Clean Energy in Alaska
With high energy prices afflicting many rural areas, Alaska has the incentive to become a leader in the development of renewable energy resources and expertise. According to the Electric Power Research Institute (www.epri.com), over 50 percent of the nation’s wave energy resources and over 90 percent of the nation’s river current and tidal energy resources are located in Alaska.
Additionally, Alaska has some of the best wind resources in the United States, a large number of volcanoes and hot springs, numerous opportunities for the production of fuel and bioenergy, and receives more sunlight during the summer than the equator.
Because many types of renewable energy resources are developed and utilized locally, Alaska’s lack of energy infrastructure makes renewable energy an ideal means by which communities can generate stably-priced, environmentally responsible energy.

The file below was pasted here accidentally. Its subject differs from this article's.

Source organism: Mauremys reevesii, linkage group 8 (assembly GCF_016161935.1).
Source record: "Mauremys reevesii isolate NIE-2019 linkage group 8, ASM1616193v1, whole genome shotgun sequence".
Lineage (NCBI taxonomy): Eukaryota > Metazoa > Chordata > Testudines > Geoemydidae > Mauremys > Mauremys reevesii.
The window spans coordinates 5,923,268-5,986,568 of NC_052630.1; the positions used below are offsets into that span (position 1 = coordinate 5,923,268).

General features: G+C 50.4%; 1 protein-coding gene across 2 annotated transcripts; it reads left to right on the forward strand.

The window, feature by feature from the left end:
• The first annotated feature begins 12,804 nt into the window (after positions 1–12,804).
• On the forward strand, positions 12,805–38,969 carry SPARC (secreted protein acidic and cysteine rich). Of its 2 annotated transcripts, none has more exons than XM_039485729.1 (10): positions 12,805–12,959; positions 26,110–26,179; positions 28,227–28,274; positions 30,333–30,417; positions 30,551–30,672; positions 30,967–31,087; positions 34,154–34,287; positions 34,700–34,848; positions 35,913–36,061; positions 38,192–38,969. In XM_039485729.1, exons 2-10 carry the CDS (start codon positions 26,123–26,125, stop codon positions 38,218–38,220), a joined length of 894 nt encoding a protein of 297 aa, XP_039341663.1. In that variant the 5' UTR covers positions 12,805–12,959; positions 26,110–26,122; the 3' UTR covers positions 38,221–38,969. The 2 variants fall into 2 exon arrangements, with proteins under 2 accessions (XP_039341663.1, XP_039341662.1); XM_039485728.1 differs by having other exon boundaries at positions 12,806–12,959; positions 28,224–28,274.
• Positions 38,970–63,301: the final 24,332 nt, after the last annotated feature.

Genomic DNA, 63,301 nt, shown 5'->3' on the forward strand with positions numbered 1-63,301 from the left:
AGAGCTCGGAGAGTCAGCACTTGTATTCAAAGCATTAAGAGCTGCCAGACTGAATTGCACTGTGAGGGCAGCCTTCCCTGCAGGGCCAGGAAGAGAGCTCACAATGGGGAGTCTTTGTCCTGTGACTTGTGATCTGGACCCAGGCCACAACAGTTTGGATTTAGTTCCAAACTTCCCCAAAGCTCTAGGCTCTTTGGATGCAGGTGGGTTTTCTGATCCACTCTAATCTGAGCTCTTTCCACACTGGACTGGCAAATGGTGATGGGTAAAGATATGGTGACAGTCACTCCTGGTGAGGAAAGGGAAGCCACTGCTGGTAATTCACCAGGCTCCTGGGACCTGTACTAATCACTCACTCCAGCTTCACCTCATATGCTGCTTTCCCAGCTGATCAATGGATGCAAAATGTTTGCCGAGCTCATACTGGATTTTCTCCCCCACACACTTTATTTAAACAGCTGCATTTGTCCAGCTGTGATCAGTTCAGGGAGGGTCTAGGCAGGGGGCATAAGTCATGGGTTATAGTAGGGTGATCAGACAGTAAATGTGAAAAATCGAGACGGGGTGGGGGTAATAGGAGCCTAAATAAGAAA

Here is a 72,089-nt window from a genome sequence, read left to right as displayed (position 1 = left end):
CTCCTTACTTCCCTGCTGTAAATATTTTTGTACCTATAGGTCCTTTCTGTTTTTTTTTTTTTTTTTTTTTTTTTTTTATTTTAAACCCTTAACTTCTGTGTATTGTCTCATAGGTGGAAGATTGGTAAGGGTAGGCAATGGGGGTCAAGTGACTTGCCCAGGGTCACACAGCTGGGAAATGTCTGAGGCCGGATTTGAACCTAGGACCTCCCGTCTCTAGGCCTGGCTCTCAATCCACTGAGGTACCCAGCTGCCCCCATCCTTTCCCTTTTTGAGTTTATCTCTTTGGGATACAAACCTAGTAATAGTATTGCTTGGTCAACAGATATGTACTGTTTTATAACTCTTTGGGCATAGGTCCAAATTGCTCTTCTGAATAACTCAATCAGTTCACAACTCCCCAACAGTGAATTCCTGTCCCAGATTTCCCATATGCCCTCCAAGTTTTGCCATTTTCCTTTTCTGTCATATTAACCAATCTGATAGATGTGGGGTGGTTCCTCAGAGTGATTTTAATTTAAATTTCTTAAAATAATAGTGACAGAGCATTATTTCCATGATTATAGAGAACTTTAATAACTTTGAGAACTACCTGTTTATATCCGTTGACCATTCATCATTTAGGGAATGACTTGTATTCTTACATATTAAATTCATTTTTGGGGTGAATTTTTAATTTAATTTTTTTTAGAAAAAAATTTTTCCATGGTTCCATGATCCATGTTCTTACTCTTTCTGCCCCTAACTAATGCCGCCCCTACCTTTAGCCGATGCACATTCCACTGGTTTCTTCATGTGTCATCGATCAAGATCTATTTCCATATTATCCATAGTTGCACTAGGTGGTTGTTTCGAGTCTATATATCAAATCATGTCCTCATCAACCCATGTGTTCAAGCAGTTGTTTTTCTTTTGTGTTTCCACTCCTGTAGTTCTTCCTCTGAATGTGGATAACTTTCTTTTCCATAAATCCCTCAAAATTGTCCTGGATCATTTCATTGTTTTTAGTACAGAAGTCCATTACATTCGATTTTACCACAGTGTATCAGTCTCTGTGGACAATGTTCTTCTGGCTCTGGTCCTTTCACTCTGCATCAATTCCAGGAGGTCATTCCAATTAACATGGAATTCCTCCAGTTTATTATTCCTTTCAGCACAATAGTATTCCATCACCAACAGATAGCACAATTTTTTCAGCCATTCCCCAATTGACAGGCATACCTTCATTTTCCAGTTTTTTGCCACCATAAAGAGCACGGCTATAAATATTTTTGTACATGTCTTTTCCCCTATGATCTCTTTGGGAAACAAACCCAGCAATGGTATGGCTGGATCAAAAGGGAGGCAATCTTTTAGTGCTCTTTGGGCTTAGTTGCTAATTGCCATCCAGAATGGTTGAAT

Seven Major Forms of Renewable Energy Resources
There are seven major forms of renewable energy resources, all of which are abundant in Alaska:
Nuclear energy is not considered a renewable energy because it is produced from uranium, a finite resource. Common uses of renewable energy include electricity generation, transportation fuels, and direct heating.